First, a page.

However, social (and practitioner) attitudes change and attitudes to what is ‘real punishment’ are, as we can see, judged as relative to each other.

 

The Policy of ‘Custody as the Last Resort’ Means Custody is the Default

The cultural centrality of prison to punishment is nourished and reinforced by policy and legislation which deems prison to be ‘the ultimate sanction’. Indeed the prevailing approach that ‘custody is a last resort’ ends up meaning in practice that custody becomes the default. When other options don’t seem to work, there is always prison. When one runs out of options, there is prison. The language of ‘last resort’ in effect renders prison as the default. All other options have to prove themselves to be ‘appropriate’ and if they fail to do so, there is always prison. Prison is guaranteed and seen as ever-reliable. While non-custodial sentences and social services seem so stretched, imprisonment, on the other hand, appears as the dependable, credible and well-resourced default. As one sheriff interviewee put it:

“ ‘really when I’m imposing short [prison] sentences, that’s when we’ve run out of ideas!’”[16]

The language and mentality of custody as ‘the last resort’ is a central problem. We need to relinquish it. Little will change unless and until we invert that thinking by beginning to specify certain circumstances and purposes as normally non-imprisonable.

Just as the death penalty (and other forms of corporal punishment) was once ‘the ultimate sanction’ and prison was seen as lenient, so making another sanction (for instance Restriction of Liberty Orders, or meaningful reparation to the victim) means it, in turn, will come to be seen as ‘real punishment’. To move away from prison being seen as the only ‘real punishment’ we will have to relinquish the policy paradigm of prison as ‘last resort’

 

Imprisonment and Personal Needs

Although it is uncomfortable for us to admit it, as a society in many instances prison continues to be used not because seriousness of offending (harm or denunciation) demands it, but because nothing else seems to be appropriate. For instance, as a society we are using imprisonment in part to access services for those who have not committed serious offences but because of the unpredictable and seemingly ‘chaotic’ lives of many of the poorest people in our communities. Many people end up in prison not because their offending is particularly serious, nor because they pose any significant risk of serious harm. They end up in prison because there does not appear to be anywhere else that can address their chronic physical, mental health, addiction, homelessness and other personal and social needs. While non-custodial sentences and social services are so stretched, imprisonment, on the other hand, appears as the dependable, credible and well-resourced default. Indeed, it is not entirely uncommon for people to say that they would prefer to be in prison because of an apparent lack of help and support in the community.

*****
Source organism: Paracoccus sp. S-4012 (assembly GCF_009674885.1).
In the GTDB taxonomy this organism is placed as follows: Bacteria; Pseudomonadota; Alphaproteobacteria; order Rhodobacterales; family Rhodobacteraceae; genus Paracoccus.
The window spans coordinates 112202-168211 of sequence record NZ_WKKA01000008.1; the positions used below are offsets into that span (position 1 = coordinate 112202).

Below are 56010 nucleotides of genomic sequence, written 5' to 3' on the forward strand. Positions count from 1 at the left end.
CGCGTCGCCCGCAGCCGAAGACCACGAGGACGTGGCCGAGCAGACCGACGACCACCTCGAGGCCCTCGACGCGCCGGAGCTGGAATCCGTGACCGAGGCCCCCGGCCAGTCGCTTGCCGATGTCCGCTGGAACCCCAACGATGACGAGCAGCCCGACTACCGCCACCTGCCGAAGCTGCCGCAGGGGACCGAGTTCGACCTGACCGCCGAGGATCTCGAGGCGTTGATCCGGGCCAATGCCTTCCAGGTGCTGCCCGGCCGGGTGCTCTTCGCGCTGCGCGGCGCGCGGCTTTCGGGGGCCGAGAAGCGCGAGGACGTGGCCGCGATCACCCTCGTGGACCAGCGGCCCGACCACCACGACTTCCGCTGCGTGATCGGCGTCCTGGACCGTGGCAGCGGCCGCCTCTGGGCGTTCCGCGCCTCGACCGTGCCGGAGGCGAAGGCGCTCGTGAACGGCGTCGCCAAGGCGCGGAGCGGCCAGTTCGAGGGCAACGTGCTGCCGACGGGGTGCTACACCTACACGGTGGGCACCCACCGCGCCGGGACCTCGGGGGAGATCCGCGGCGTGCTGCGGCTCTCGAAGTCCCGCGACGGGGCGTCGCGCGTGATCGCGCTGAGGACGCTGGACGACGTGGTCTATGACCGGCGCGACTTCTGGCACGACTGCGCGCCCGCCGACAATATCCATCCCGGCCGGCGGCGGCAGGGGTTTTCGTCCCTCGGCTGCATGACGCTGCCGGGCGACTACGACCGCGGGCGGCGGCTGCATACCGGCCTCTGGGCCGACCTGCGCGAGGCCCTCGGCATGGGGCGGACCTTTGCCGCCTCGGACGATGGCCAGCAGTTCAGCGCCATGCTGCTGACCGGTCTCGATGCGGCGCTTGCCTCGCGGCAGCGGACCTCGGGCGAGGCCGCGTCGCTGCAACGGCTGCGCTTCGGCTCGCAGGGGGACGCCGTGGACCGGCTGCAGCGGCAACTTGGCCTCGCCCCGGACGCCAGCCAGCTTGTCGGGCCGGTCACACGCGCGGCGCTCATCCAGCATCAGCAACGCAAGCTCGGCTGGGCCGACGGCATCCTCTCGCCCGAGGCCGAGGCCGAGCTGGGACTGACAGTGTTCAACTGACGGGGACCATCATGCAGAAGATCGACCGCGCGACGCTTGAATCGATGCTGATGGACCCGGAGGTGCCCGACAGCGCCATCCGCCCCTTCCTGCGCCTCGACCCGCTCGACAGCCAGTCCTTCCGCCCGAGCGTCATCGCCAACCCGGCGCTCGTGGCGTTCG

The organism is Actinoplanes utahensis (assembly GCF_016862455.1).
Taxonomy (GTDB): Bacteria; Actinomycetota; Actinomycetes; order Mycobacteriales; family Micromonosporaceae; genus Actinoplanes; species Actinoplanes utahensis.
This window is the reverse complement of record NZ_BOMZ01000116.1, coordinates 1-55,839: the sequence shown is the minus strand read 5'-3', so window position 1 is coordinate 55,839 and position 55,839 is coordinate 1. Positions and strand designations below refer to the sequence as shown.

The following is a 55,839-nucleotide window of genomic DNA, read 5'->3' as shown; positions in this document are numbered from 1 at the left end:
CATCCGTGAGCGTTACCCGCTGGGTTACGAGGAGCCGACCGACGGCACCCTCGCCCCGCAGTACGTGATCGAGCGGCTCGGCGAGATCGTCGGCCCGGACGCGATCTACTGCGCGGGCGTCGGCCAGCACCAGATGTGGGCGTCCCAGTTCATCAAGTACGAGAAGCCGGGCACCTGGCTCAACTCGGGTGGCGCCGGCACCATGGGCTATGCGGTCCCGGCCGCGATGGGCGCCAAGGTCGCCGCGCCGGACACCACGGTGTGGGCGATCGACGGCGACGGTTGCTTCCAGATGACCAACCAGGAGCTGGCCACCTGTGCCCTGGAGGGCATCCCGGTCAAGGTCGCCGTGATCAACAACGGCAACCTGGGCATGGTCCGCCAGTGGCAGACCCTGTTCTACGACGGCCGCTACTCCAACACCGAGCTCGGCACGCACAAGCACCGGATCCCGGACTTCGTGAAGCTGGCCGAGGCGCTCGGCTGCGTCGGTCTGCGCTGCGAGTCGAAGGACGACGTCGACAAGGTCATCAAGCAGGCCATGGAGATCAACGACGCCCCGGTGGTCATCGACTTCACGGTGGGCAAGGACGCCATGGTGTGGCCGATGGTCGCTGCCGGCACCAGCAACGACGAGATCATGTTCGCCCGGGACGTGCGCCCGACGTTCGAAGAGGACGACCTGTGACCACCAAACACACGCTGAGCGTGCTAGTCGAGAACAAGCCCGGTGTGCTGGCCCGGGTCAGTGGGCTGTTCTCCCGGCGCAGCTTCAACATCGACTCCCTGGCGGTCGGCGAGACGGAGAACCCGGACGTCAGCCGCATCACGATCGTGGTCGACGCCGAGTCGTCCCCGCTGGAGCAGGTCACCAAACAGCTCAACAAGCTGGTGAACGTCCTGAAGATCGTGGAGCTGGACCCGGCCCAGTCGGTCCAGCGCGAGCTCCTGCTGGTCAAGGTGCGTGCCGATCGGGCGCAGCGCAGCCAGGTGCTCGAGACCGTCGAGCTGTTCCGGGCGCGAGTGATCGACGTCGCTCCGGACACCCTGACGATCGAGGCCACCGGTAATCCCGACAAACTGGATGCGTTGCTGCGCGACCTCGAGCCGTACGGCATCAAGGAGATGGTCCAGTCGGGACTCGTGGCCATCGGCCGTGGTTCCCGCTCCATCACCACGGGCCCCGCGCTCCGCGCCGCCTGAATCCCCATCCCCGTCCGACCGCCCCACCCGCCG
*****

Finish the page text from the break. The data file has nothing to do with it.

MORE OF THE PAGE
The result is self-perpetuating: resources are sucked into the seemingly credible, robust and reliable option of imprisonment at the expense of community-based programmes which appear as weak, unreliable and poorly explained.

One cannot exactly blame individual judicial decision-makers for coming to the sincerely held judgement that the only way to address the needs as well as deeds of some individuals is to impose custody (whether through remand or through sentence) because the community based services are so stretched.

This phenomenon will become even more acute, unless action is taken to preclude it. Over the next few years we will see further deep cuts to community justice and indeed the very community services on which community justice relies. Meanwhile, prisons are better resourced than they were. Thankfully, prisons are not as degrading as they used to be and the regimes are more constructive. That is of course a good thing, but the unintended consequence of these two developments, (improving rehabilitation in prison combined with the perception of deteriorating community justice), is likely to be that more needy individuals who commit (or are accused of) relatively minor offences will end up in custody. One cannot necessarily blame individual judicial decision-makers, prosecutors, social workers for seeing custody as the only ‘safe haven’ for such individuals. Yet in policy terms it makes no sense and is a dreadful waste of resources.

 

A Public Principle about what Prison is Not for.

A way to counteract this understandable (yet tragic) situation and preclude its likely growth is to set out a public principle that no one should be sentenced to imprisonment for their own needs (or rehabilitation). The test for imprisonment should hinge on the seriousness of offending. Of course, if while in prison, serious offenders can be rehabilitated that is a good thing. But no one should go to prison for want of services in the community. Such a principle could be set out in a Sentencing Guideline judgement and also through guidance to social workers and prosecutors.[17] This public principle should also help to concentrate policy minds to ensure that there is sufficient resourcing of community justice and services rather than allowing prison to be the place of ‘last resort’ for those with complex needs committing relatively minor offences.

A clear public demarcation about the proper roles of prison and community justice should also help to reduce a perception of the prison service seeking to annex traditional community justice territory.

 

Electronically Monitored Bail

In terms of efforts to reduce the use of remand, electronically monitored bail should be revisited. It seems strange that we resort to custodial remand when EM is available as a means of control which is less stimgatising, allows the maintenance of relationships, employment, training, and is far less expensive.[18]